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Gooch Tomb in churchyard, about 24m north of north tower, Church of St Mark

A Grade II Listed Building in Central, Swindon

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Latitude: 51.5616 / 51°33'41"N

Longitude: -1.7948 / 1°47'41"W

OS Eastings: 414320

OS Northings: 184768

OS Grid: SU143847

Mapcode National: GBR YP5.JP

Mapcode Global: VHB3L.V00P

Plus Code: 9C3WH664+J3

Entry Name: Gooch Tomb in churchyard, about 24m north of north tower, Church of St Mark

Listing Date: 23 April 1986

Last Amended: 22 June 2020

Grade: II

Source: Historic England

Source ID: 1283831

English Heritage Legacy ID: 318713

Location: Central Swindon, Swindon, SN1

County: Swindon

Electoral Ward/Division: Central

Parish: Central Swindon South

Built-Up Area: Swindon

Traditional County: Wiltshire

Lieutenancy Area (Ceremonial County): Wiltshire

Church of England Parish: Swindon New Town

Church of England Diocese: Bristol

Tagged with: Tomb

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Tomb of Emma Brent Gooch, 1872; and William Frederick Gooch (1825-1915), inscription added in 1915.


Tomb of Emma Brent Gooch, 1872; and William Frederick Gooch (1825-1915), inscription added in 1915.

Portland stone.

The memorial takes the form of a low chest tomb, with hipped table and an extended kerb. It is inscribed on the faces of the table to EMMA BRENT GOOCH and dated 1872, and WILLIAM FREDERICK GOOCH, added in 1915. The low kerb extends on all sides of the tomb.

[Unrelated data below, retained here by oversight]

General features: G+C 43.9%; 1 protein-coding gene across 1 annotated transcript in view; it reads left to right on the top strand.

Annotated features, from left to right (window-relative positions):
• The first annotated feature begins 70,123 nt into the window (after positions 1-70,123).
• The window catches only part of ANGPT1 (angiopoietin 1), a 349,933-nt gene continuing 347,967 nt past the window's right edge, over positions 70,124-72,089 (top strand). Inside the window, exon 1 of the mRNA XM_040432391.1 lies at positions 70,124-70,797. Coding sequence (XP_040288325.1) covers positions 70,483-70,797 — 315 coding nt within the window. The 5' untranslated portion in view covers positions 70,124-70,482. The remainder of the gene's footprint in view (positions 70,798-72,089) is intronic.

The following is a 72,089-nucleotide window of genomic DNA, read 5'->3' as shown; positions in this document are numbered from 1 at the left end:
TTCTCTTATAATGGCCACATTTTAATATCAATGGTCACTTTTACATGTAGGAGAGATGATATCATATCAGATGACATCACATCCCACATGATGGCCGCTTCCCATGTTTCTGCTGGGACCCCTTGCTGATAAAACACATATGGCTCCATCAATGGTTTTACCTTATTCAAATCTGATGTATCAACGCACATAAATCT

The Great Western Railway works in Swindon were established in 1841, to provide a central repair facility for the various locomotives which had been sourced to run on the railway line from London to Bristol, whose construction had begun in 1840. The Great Western Railway (GWR) village was established in Swindon from 1841, aiming initially to provide 300 homes and associated health, welfare, lodging and education facilities for a new community of workers and their families arriving from across the country to staff the railway works, which came to house an extensive and integrated design, engineering, construction and repair plant for locomotives and other rolling stock, and rails. At its peak in 1925, the workforce numbered over 14,000. The works remained in use by GWR and, following the nationalisation of the railways, British Rail, until 1986.

William Frederick Gooch (1825-1915) was the youngest brother of Sir Daniel Gooch (1816-1889), who was the first Superintendent of Locomotives at the Great Western Railway, and was responsible for identifying the site for the new engineering works at Swindon. William Gooch trained as an engineer under his brother in Swindon, then in 1851 moved to Devon to become Superintendent of Locomotives at Newton Abbot, producing locomotives for the South Devon Railway. In 1857, William returned to Swindon to take up the post of manager of the GWR Works, which he held until 1864 when he became managing director of the Vulcan Foundry at Newton-le-Willows. He died in 1915, and although buried elsewhere, was commemorated by the inscription added to his wife’s tomb at the Church of St Mark in Swindon.

Reasons for Listing

The tomb of Emma Brent Gooch, 1872; and William Frederick Gooch (1825-1915), is listed at Grade II, for the following principal reasons:

Historic interest:
* as a memorial to William Gooch, who was manager of the celebrated Great Western Railway works in Swindon from 1857 to 1864.

Group value:
* with the Church of St Mark (listed Grade II), in whose churchyard it lies, and all the listed buildings of the Swindon Railway Village to its east and south, created as part of an overall plan to provide the staff of the works and their families with integrated housing, health, welfare and leisure facilities.

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